Without their leaves, deciduous trees could be considered uninteresting in the winter. Yet without the distraction of leaves, one can focus on the beauty, often stark, of the bark, buds, remaining fruits and shape.
The Oregon alder (Alnus rubra) is fascinating in the winter. Alders have male and female parts separate on the same tree. Long, hanging male catkins are produced in the early winter then swell up and release pollen the following spring. Tiny erect female catkins appear at the shoot tips in the early spring. These female catkins ripen to form green, woody conelets that after fertilization ripen into open cone-like structures, called strobiles, with woody scales from which seed-like nuts with thin wing-like are released.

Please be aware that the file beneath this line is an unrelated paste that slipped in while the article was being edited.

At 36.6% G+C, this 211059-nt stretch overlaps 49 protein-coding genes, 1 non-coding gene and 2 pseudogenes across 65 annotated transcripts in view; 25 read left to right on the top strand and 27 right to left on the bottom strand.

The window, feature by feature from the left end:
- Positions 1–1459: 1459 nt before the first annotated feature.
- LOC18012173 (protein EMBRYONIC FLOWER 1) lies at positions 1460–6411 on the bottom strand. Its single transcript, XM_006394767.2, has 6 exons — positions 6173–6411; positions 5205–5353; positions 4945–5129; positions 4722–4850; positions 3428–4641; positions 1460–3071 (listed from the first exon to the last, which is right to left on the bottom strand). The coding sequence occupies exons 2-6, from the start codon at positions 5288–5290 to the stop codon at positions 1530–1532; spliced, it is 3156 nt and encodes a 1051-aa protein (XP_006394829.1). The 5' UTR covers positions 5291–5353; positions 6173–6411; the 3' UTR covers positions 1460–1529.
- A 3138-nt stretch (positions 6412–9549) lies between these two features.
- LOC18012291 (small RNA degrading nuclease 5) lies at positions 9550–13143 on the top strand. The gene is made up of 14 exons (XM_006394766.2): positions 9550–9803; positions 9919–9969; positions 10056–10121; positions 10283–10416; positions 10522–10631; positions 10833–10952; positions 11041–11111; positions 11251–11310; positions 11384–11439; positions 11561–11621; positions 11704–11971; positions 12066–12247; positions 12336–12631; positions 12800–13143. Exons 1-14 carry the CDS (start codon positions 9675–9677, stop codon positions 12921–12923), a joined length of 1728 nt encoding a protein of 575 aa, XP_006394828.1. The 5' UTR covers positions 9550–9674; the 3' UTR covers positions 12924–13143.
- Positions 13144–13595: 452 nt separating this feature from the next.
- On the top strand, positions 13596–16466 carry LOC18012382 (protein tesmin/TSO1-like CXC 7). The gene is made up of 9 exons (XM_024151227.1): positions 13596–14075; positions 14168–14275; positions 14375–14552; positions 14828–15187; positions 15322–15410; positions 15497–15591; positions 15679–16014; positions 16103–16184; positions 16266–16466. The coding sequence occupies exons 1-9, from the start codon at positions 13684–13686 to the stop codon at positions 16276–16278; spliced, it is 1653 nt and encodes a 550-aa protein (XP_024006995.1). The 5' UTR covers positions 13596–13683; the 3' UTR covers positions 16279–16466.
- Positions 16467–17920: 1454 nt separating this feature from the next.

Native to western North America, the Oregon alder is associated with water, growing along streams or swampy areas. The male winter buds are dark red with a pale pubescence and are clustered on red stems. Dark brown strobiles are also present on the tree. The young twigs are mahogany red and shiny while the older twigs are a light ash gray. The light gray or ashy bark is thin and roughened by wart-like excrescences. Lumbermen call this tree a red alder because the underbark is red. Any scratches along the bark reveal this colorful underbark. The catkins, strobiles and color make the Oregon alder an engaging tree, even in the drab winter months.
The pictures were taken at Baum Lake (Lassen County CA). The light gray bark can be discerned behind the strobiles, red male catkins and red stems. The red underbark is conspicuous in the branch, which was felled by a beaver (the gnaw marks are visible – but that is another post).